Try us, O God, and search the ground

Try us, O God, and search the ground

Author: Charles Wesley
Published in 158 hymnals

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1 Try us, O God, and search the ground
Of every sinful heart,
Whate'er of sin in us is found
O bit it all depart.

2 When to the right or left we stray,
Leave us not comfortless,
But guide our feet into the way
Of everlasting peace.

3 Help us to help each other Lord,
Each others cross to bear;
Let each his friendly aid afford,
And feel his brother's care.

4 Help us to build each other up,
Our little stock improve,
Increase our faith, confirm our hope,
And perfect us in Love.

5 Up into thee the living head,
Let us in all things grow,
Till thou hast made us free indeed,
And spotless here below.

6 Then when the mighty work is wrought
Receive thy ready bride,
Give us in heaven a happy lot,
With all the sanctified.

The Christian's duty, exhibited in a series of hymns, 1791

Author: Charles Wesley

Charles Wesley, M.A. was the great hymn-writer of the Wesley family, perhaps, taking quantity and quality into consideration, the great hymn-writer of all ages. Charles Wesley was the youngest son and 18th child of Samuel and Susanna Wesley, and was born at Epworth Rectory, Dec. 18, 1707. In 1716 he went to Westminster School, being provided with a home and board by his elder brother Samuel, then usher at the school, until 1721, when he was elected King's Scholar, and as such received his board and education free. In 1726 Charles Wesley was elected to a Westminster studentship at Christ Church, Oxford, where he took his degree in 1729, and became a college tutor. In the early part of the same year his religious impressions were much deepene… Go to person page >


Try us, O God, and search the ground. C. Wesley. [Prayer for Unity.] Published in the Wesley Hymns and Sacred Poems, 1742, in 4 parts, as follows:—
i. Try us, 0 God, and search the ground. This part is in 6 stanzas of 4 lines. It was included, with the omission of stanza v., in G. Whitefield's Psalms & Hymns, 1753, p. 135; M. Madan's Psalms & Hymns, 1760, No. 122; and in later collections to the present day. The full form of the text was given in the Wesleyan Hymn Book, 1780, No. 489. Both forms are in extensive use. G. J. Stevenson's note in his Methodist Hymn Book Notes, 1883, p. 316, is specially inter¬esting as setting forth the spiritual use of these stanzas.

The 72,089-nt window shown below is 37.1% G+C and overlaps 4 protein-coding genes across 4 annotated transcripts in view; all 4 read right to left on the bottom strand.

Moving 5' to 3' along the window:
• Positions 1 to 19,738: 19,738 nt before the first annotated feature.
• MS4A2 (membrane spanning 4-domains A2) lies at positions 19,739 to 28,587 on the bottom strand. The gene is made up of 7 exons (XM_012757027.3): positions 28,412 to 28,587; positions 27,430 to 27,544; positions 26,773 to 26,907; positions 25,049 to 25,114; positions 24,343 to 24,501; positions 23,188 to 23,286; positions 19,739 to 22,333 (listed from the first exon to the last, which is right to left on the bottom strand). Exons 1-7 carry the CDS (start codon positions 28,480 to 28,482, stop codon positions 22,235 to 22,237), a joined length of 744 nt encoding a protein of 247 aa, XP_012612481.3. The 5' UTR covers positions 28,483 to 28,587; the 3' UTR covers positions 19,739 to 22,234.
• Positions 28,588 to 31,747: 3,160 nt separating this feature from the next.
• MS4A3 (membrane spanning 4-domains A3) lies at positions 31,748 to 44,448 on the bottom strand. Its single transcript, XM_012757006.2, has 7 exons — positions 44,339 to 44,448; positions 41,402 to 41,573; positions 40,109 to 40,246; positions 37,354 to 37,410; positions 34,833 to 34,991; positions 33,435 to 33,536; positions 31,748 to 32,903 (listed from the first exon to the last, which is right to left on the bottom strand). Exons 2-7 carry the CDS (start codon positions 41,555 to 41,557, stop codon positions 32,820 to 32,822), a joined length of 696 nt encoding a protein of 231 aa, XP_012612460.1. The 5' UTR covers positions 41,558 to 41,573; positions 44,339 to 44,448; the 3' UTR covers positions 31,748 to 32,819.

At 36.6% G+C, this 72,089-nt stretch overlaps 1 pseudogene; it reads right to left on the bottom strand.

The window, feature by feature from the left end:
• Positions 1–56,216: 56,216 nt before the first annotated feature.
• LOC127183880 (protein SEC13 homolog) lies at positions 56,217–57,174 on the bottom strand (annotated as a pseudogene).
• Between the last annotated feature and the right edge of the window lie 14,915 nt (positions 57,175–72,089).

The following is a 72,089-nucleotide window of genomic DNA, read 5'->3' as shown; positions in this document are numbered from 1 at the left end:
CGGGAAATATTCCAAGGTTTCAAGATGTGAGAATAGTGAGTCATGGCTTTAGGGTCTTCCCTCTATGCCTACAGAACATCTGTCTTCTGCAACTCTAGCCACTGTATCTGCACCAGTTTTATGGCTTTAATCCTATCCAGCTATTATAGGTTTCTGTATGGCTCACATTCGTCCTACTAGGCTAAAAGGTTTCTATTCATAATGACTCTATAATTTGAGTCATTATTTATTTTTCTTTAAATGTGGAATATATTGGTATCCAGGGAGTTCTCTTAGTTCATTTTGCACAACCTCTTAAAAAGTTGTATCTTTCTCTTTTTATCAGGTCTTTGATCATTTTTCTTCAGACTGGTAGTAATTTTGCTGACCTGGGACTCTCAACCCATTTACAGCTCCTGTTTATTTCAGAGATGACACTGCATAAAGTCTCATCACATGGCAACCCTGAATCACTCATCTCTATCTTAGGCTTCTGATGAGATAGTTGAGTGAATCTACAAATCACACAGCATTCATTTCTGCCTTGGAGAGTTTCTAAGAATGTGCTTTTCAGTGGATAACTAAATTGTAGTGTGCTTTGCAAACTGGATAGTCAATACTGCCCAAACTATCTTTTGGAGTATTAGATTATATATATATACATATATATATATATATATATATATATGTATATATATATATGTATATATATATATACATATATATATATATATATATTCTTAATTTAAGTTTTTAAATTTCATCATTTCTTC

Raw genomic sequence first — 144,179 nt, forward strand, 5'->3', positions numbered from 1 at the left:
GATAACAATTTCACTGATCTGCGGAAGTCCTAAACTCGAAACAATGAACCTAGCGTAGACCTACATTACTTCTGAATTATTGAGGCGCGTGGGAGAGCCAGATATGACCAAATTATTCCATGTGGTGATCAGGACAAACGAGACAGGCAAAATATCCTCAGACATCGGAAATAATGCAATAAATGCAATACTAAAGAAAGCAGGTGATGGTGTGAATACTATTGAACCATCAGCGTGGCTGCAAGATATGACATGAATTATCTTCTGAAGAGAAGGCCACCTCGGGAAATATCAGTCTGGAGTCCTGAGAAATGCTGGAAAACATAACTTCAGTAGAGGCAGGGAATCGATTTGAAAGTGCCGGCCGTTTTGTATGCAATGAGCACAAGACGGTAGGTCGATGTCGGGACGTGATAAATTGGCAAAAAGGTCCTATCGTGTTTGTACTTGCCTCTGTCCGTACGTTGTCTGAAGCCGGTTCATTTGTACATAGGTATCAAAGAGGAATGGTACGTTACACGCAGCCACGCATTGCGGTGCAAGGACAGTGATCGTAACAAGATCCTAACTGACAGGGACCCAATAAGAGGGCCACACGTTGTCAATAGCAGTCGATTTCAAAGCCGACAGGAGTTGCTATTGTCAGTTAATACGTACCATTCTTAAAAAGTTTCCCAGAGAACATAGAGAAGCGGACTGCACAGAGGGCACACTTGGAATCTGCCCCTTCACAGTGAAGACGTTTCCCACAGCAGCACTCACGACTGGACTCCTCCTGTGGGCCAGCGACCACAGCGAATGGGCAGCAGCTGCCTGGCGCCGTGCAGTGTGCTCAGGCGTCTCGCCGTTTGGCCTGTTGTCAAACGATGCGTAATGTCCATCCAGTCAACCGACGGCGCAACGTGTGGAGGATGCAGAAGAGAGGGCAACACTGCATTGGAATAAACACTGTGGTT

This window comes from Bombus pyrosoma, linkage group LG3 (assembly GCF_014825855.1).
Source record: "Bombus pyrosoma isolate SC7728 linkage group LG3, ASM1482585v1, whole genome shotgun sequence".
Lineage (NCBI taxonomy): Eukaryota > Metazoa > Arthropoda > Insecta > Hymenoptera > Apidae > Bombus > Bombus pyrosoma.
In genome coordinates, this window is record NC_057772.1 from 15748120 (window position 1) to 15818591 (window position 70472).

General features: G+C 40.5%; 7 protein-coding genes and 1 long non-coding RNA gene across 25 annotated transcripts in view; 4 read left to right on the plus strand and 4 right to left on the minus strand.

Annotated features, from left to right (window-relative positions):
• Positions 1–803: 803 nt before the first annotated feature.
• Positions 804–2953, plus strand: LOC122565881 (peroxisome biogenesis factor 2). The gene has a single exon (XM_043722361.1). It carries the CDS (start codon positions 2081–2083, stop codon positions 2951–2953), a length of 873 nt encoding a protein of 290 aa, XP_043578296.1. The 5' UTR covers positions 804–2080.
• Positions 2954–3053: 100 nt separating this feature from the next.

ii. Jesu, all power is given to Thee. This is in 8 stanzas of 4 lines. Not in common use.
iii. God of our life, at Thy command. In 6 stanzas of 4 lines. Not in common use.
iv. Jesu, united by Thy grace. This part, in 9 stanzas of 4 lines, was included in the Wesleyan Hymn Book, 1780, No. 490, and has also passed in full or in part into several collections in Great Britain and America. In the American Unitarian Hymns for the Church of Christ, Boston, 1853, stanzas i. and iii. are given as "Father, united by Thy grace."
There are also the following centos in common use:-
1. The sacred bond of perfectness. This, in the American Methodist Episcopal Hymns, 1849, &c, is composed of stanzas vi.-ix. of Pt. iv., slightly altered.
2. Through Him Who all our sickness felt. This, in the Irish Church Hymnal, 1873, is thus composed: stanzas ii. and iii. are from Pt. i. (stanzas iii., iv.), and stanzas i. and iv. are based upon thoughts and expressions scattered through the four parts. The complete hymn is headed "A Prayer for persons joined in Fellowship." Full original text in Poetical Works, 1868-72, ii. p. 136.

--John Julian, Dictionary of Hymnology (1907)




Though no firm documentation exists, ST. ANNE was probably composed by William Croft (PHH 149), possibly when he was organist from 1700-1711 at St. Anne's Church in Soho, London, England. (According to tradition, St. Anne was the mother of the Virgin Mary.) The tune was first published in A Suppleme…

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The Cyber Hymnal #6926
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